There was a time when having sky-high annual percentage rates on crypto yield products felt like the best way to drive adoption. That time has passed.
This week crypto exchange KuCoin is facing scrutiny because its KuCoin Earn page boasts APRs of 233.15% on , 253.28% on , and 100% on deposits. Although the company's website says that the Tether (USDT) rates are part of a promotion, the ETH and BTC rates listed correspond with an advanced “dual investment” KuCoin Earn product.
All the attention has sent 24-hour volumes on the exchange, which was $640 million yesterday, up to $862 million today, making it the fifth largest centralized exchange by normalized volume, according to CoinGecko.
That has raised some eyebrows on Crypto Twitter, along with defenders who have dismissed the criticism as FUD (a crypto-native acronym for fear, uncertainty, and doubt).
Dual investment products are derivatives that allow clients to deposit money in one currency, like BTC, and potentially make a profit by withdrawing it in another currency, like USDT, when the contract expires and needs to be settled.
They tend to offer high interest rates because they can be very risky. That’s because it’s a non-principal protected product. So rather than just earning a lousy or no return on the funds that were deposited, investors risk receiving less money than they put in. It's the reason why critics of these products like DeFi Pulse co-founder Scott Lewis call these sorts of schemes "predatory."
But the timing of the product’s debut on Wednesday rattled users, who think it’s an attempt to get more deposits onto the exchange. At the start of the month, after problems started cropping up for now-bankrupt FTX, CEO Johnny Lyu said on Twitter, “Protecting user funds is the top priority at KuCoin. We will release Merkle tree proof-of-reserves or POF in about one month.”
KuCoin published the balances of some of its wallets, and their addresses, on November 11, the same day that FTX filed for bankruptcy, but hasn’t yet provided an audit from a third-party accounting firm. Meanwhile, DeFi Llama and Nansen list their reserves at $2.2 billion and $2.5 billion, respectively. However, there isn’t any way for the public to know, based on on-chain data or proof-of-reserves attestations, what an exchange’s liabilities are, or if the exchange has enough assets on hand to cover those liabilities.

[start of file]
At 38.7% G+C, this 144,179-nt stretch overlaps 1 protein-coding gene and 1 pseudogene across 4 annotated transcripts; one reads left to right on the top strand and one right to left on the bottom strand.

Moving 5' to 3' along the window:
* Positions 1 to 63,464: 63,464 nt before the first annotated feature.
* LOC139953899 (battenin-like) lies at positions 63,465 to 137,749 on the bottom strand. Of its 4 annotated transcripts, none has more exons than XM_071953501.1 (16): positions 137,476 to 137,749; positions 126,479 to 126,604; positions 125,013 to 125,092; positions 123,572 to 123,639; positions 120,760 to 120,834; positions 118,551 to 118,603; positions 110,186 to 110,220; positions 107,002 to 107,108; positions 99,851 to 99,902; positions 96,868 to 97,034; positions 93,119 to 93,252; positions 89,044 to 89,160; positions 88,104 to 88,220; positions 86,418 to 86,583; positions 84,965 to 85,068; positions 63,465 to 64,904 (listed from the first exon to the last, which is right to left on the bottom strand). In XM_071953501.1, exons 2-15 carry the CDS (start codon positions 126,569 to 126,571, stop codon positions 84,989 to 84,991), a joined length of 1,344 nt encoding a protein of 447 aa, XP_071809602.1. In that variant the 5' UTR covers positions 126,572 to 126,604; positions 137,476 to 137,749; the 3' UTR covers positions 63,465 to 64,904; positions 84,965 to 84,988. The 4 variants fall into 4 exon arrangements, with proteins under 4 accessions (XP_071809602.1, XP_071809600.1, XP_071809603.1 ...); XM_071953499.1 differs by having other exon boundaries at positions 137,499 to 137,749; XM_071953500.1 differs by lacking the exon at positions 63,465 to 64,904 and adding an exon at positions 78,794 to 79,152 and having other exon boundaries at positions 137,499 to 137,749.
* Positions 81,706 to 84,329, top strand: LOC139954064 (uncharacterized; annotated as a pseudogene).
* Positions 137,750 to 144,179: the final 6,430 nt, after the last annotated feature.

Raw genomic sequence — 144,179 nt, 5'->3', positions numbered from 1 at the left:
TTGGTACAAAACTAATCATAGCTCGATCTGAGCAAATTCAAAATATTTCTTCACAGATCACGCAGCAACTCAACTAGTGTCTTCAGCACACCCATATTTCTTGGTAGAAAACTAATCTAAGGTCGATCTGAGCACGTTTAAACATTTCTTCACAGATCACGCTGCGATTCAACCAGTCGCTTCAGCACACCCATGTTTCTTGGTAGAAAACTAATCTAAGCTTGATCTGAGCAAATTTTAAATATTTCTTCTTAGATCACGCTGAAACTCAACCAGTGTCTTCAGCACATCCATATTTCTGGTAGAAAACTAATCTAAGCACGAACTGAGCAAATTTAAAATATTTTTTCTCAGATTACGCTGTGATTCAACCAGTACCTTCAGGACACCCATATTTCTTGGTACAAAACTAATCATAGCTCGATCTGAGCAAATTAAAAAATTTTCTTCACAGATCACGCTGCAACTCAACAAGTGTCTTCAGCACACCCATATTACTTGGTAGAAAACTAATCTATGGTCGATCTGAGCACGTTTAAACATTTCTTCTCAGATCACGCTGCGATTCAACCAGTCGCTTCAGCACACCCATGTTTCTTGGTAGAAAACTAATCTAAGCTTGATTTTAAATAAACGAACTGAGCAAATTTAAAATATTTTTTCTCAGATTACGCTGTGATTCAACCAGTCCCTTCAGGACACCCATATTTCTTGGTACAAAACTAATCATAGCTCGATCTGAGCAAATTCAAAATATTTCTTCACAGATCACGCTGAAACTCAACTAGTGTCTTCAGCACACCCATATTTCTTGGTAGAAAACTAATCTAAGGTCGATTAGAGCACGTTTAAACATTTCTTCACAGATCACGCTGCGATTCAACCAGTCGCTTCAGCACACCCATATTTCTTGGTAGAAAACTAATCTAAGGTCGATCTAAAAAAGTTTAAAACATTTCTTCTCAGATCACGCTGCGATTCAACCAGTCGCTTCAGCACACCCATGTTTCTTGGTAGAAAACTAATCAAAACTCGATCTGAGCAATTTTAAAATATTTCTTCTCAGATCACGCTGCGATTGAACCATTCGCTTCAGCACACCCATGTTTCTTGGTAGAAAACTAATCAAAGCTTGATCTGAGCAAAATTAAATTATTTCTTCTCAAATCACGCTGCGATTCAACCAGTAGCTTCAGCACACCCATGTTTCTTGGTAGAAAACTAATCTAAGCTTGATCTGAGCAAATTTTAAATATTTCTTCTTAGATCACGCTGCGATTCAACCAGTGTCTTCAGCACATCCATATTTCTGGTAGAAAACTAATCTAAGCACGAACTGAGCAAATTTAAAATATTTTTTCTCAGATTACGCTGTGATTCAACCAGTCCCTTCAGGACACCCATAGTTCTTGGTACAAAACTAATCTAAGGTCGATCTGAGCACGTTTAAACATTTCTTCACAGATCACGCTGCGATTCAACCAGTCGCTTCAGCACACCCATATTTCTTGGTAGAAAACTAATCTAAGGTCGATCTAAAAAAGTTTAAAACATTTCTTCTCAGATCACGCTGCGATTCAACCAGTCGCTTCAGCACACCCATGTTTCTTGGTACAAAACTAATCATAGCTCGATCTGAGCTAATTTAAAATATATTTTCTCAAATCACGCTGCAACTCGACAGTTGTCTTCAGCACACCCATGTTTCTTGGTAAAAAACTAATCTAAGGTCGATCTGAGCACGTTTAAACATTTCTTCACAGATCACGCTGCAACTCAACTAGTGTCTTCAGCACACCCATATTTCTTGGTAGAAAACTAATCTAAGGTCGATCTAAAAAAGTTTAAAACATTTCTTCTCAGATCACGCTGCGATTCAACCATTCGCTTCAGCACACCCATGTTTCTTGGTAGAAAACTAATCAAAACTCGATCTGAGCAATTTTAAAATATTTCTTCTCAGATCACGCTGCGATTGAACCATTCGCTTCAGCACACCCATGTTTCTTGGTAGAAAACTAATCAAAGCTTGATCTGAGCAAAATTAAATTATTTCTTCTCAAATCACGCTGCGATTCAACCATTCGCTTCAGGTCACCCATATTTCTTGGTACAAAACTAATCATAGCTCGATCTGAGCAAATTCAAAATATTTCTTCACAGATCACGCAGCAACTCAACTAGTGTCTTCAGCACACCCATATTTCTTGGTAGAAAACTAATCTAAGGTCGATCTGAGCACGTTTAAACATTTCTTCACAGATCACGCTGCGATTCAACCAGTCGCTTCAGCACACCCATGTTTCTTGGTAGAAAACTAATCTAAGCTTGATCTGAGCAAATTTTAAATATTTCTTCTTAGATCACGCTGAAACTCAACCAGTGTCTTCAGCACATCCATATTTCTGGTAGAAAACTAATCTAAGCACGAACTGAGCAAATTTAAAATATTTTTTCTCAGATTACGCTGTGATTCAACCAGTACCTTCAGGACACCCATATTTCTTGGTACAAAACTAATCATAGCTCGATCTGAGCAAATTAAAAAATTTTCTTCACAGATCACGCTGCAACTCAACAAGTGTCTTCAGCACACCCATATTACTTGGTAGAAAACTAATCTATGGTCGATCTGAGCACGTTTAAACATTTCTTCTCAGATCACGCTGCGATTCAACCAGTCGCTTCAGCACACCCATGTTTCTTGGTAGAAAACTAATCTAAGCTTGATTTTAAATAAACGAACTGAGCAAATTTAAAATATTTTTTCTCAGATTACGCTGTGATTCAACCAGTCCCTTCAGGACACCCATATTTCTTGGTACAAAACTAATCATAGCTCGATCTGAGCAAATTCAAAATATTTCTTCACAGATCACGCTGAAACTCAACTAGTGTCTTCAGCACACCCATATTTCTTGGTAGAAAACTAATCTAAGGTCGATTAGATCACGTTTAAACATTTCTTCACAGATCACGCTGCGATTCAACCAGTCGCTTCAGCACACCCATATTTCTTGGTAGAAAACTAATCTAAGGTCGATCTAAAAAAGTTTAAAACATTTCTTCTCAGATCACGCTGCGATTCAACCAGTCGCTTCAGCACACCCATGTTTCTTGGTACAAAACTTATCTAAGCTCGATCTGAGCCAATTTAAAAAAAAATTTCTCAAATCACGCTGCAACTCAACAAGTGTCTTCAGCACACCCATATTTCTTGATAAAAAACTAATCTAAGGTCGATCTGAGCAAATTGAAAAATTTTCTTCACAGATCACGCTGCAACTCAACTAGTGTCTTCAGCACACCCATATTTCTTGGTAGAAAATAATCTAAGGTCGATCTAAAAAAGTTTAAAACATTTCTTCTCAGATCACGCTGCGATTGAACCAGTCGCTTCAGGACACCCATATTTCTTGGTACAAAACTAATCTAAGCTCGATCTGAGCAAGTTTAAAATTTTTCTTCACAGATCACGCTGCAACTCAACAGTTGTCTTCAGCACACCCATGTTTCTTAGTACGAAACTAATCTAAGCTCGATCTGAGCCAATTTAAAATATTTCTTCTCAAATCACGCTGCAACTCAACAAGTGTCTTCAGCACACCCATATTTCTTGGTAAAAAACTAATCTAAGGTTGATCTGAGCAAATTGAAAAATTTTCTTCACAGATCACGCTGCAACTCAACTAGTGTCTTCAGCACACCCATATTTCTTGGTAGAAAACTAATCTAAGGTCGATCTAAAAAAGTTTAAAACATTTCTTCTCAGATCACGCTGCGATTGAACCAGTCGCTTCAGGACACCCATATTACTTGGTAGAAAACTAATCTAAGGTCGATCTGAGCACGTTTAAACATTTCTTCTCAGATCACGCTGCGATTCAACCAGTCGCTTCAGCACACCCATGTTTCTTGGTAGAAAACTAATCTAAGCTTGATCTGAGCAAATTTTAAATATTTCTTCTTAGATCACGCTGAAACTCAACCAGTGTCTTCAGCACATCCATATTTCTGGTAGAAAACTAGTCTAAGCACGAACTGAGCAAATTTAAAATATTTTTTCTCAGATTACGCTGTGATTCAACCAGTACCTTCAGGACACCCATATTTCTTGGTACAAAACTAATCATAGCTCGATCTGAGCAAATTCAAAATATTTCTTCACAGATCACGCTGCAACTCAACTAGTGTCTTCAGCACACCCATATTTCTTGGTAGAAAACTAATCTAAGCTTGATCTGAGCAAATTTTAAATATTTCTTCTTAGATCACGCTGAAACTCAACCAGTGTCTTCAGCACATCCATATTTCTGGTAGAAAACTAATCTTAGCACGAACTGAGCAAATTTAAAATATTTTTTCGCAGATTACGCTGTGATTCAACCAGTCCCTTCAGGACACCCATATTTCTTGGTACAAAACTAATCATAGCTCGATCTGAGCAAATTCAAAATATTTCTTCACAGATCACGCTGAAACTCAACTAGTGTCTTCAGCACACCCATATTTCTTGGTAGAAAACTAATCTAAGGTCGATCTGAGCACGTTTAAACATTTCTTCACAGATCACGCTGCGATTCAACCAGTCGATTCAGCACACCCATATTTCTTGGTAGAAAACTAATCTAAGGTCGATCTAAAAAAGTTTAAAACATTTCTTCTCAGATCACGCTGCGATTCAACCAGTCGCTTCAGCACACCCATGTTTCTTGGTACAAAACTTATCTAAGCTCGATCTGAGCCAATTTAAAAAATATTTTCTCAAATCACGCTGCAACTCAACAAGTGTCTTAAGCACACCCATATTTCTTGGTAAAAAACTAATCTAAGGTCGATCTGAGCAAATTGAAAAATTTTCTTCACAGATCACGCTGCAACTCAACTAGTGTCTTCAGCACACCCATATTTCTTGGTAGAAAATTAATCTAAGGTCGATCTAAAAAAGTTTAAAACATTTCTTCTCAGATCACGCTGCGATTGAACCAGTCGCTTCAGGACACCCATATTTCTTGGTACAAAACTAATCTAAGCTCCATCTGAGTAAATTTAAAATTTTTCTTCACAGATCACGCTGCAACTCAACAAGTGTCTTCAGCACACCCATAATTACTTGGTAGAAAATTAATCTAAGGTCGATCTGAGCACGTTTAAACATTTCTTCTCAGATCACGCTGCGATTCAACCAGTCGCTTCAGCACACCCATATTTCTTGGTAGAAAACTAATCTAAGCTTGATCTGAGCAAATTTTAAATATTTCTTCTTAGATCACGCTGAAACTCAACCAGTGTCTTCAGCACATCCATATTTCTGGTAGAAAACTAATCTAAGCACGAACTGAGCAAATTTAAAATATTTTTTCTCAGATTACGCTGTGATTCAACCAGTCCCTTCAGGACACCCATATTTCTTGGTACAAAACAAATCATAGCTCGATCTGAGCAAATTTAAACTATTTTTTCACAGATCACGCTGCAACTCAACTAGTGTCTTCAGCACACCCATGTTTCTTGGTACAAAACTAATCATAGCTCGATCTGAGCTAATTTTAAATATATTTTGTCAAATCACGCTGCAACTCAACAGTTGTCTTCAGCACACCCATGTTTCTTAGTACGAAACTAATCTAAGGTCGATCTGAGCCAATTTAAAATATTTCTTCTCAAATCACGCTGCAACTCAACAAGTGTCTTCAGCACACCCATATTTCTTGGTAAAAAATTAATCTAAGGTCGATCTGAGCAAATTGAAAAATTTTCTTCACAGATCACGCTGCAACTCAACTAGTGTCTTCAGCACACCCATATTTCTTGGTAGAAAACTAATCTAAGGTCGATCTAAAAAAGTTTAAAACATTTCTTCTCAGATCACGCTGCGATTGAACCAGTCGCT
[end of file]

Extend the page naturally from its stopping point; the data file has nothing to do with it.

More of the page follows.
The main KuCoin Updates account spent the better part of the day fielding complaints from users who could not withdraw their funds and pointing people to a blog post about its dual investment product. Representatives for KuCoin did not respond to Decrypt’s request for comment.
Both the main KuCoin Twitter account and Lyu have been trying to dispel rumors that the exchange is insolvent, meaning that it doesn’t have enough assets to cover its debts.
“KuCoin’s Dual Investment Product has raised some real buzz,” Lyu wrote on Wednesday morning. “PLEASE note that it's not a staking or guaranteed interest product and it can imply earning passive income with potential risk.”
Incredibly high interest rates have been drawing scrutiny across the industry. They’re the reason detractors refer to any crypto project as a Ponzi scheme, where early investors are paid huge returns using money from more recent investors. The illusion continues for as long as the originator can keep bringing in new investors.
If a user clicks the icon to expand the ETH row on the KuCoin Earn website, they’ll see that the rates on staking ETH, 4.39%, and depositing it into a savings account, 2%, are less eye-catching.